Copenhagenizing Has Another Name: The Slow Bike Movement

slow bike photo

Image credit Lloyd Alter

We have talked about "Copenhagenizing", Mikael Colville-Anderson's term for learning to ride bikes like they do in Copenhagen, in street clothes, at a comfortable pace, usually without a helmet. Andrew Sullivan points us to the American version, where it has become part of the Slow Movement, and is now called Slow Biking. (My own idea for a Slow Car Movement never caught on.)

slow bike new york photo

At the Public Bike Launch, New York City

Celeste LeCompte makes some suggestions for Slow Biking in the San Francisco Chronicle:

-Choose a bike that lets you keep an upright posture. Racing-style road bikes encourage the rider to lean forward, while step-throughs, cruisers and mixte frame bikes are more upright.

-- Look for fashion-protecting features. Keep your ride comfy and your clothes clean with good fenders, chain guards or internal hubs, flat pedals and maybe even a kickstand.

-- Go for gears. You're not looking for a lot, but more gears gives you more options when you're tackling San Francisco's hilly terrain at a more casual speed.

-- Ride safely. Even though you're riding slowly, don't forgo the helmet, stop at traffic signals and ride predictably.

-- Share the road. When you're riding slowly, it's easier to double up in the roadways and chat with a fellow rider. Bring a friend and enjoy the time to catch up.

slow bike new york bike lane photo

I would also point out that slow biking is a lot safer. I ride a gearless Strida that is a lot slower than conventional bikes, and find that I dodge pedestrians and brake for opening doors a lot more easily than I would on a conventional bike.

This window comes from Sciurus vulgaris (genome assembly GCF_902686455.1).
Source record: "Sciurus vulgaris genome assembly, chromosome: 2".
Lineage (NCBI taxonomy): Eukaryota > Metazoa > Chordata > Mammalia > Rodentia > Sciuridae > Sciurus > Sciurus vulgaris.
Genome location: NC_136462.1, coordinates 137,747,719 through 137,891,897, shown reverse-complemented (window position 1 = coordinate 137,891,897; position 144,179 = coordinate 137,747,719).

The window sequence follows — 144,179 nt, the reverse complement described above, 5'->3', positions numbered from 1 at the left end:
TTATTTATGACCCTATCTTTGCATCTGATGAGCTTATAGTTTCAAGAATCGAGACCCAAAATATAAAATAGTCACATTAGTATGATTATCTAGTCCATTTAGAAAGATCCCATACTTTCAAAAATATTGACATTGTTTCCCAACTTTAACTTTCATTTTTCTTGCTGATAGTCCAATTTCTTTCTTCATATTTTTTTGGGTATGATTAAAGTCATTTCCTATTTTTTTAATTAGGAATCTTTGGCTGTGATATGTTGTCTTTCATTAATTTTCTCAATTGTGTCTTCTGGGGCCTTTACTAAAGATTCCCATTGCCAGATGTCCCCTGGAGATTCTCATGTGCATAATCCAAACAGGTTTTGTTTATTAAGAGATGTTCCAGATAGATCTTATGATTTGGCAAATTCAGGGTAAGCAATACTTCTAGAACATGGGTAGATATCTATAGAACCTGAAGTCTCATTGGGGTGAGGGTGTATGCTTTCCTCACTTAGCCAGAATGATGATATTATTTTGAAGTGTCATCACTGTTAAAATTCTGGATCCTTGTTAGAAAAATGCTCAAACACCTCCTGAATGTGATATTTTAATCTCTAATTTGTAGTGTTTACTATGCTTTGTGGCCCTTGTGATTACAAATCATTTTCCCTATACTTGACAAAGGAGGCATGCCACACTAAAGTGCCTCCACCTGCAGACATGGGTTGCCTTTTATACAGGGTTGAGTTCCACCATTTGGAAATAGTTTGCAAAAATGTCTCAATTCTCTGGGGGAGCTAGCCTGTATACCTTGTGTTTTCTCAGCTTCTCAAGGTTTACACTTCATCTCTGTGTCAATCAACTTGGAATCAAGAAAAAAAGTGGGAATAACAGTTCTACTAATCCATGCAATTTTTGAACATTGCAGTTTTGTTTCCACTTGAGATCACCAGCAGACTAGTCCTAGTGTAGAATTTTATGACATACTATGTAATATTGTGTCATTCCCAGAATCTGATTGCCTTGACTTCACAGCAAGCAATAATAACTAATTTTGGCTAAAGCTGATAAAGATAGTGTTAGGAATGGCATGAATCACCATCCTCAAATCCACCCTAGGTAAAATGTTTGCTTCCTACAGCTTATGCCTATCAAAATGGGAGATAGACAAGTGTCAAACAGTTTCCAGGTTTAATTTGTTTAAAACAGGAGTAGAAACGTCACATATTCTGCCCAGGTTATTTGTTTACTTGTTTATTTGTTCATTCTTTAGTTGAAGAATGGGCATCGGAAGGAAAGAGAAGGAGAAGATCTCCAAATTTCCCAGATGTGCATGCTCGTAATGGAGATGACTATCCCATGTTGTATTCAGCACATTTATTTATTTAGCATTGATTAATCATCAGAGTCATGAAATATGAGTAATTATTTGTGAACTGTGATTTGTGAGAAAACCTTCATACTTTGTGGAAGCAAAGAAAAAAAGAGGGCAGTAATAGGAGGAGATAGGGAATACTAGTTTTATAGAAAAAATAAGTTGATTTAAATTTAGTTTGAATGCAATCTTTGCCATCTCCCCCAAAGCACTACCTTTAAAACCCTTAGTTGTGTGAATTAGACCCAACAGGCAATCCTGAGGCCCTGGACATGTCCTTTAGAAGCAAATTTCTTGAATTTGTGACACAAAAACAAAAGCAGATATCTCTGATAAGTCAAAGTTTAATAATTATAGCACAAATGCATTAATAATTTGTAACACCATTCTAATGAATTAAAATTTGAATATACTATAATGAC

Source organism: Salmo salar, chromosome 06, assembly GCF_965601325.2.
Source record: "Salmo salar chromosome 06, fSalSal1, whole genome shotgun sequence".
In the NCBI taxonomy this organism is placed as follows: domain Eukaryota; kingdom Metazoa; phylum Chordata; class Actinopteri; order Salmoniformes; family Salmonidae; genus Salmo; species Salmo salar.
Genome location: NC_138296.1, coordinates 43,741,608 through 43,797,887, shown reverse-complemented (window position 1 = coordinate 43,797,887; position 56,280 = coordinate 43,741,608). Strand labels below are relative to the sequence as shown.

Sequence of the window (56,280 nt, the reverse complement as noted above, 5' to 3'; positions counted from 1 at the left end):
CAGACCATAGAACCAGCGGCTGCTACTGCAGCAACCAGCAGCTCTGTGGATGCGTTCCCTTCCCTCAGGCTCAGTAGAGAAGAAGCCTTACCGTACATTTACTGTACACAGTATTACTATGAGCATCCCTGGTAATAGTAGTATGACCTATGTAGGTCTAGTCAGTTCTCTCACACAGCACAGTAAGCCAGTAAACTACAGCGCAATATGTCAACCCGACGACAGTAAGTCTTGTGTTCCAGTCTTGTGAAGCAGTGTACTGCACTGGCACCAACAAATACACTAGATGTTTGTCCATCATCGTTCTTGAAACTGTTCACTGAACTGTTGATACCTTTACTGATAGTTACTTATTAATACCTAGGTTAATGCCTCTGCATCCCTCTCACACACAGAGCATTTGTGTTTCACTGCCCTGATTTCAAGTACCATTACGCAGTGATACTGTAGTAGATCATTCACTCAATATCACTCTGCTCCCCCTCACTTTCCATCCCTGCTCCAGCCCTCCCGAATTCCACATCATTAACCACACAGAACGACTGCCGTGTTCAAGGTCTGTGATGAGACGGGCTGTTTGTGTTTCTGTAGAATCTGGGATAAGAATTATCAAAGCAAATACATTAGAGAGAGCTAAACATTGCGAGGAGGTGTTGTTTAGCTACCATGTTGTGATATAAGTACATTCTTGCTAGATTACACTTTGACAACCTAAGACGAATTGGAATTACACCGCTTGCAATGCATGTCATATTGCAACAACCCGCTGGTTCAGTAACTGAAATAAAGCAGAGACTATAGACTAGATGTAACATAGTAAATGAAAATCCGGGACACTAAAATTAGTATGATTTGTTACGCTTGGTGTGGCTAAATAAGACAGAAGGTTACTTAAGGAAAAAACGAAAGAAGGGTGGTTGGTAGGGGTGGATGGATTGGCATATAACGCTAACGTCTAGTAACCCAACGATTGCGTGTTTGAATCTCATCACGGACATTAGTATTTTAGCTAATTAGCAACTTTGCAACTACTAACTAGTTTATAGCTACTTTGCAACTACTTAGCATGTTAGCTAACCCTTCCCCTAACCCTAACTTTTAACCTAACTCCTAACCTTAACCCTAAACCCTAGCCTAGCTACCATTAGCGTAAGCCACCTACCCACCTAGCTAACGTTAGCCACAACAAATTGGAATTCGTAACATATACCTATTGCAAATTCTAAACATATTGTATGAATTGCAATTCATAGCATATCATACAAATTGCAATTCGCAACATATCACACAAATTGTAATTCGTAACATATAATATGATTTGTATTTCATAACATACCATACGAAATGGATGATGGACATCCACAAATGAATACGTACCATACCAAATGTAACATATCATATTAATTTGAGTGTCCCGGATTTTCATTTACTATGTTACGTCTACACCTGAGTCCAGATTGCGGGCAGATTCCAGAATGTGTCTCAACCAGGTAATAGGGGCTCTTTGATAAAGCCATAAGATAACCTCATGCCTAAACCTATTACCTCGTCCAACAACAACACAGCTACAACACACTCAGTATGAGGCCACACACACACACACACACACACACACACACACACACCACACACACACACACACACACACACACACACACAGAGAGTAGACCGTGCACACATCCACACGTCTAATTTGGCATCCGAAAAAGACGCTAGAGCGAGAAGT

Felix Salmon picks up the story at Reuters, and suggests that everyone should just slow down:

As a general rule, the propensity of non-bicyclists to give biking a try is inversely proportional to the average velocity of the bikers they see on the street. If you live in a city where women in wedge heels are steering their old steel bikes around their daily errand route, there's really nothing intimidating or scary about the prospect of getting on a bike yourself. If it's all hipsters on fixies, by contrast, that just makes biking feel all the more alien and stupid.

So, next time you get on a bike, give yourself an extra five or ten minutes, and take your time. You'll be much happier for doing so. And your happiness is likely to prove contagious.

While I agree with Felix about slowing down, I don't share his criticism of hipsters on fixies; I find that generally they would fall into the slow biking movement. It is more the jerks on probably stolen mountain mountain bikes, like the one I saw riding on the sidewalk yesterday, almost taking out a walking hipster, that are the real problem.

More on Slow Biking:
Mikael of Copenhagenize on Why We Should NOT Wear Bike Helmets
Dutch Cycling: Remember the Phone, Forget the Helmet

Follow me on Twitter! @lloydalter and friend me on Facebook

Related Content on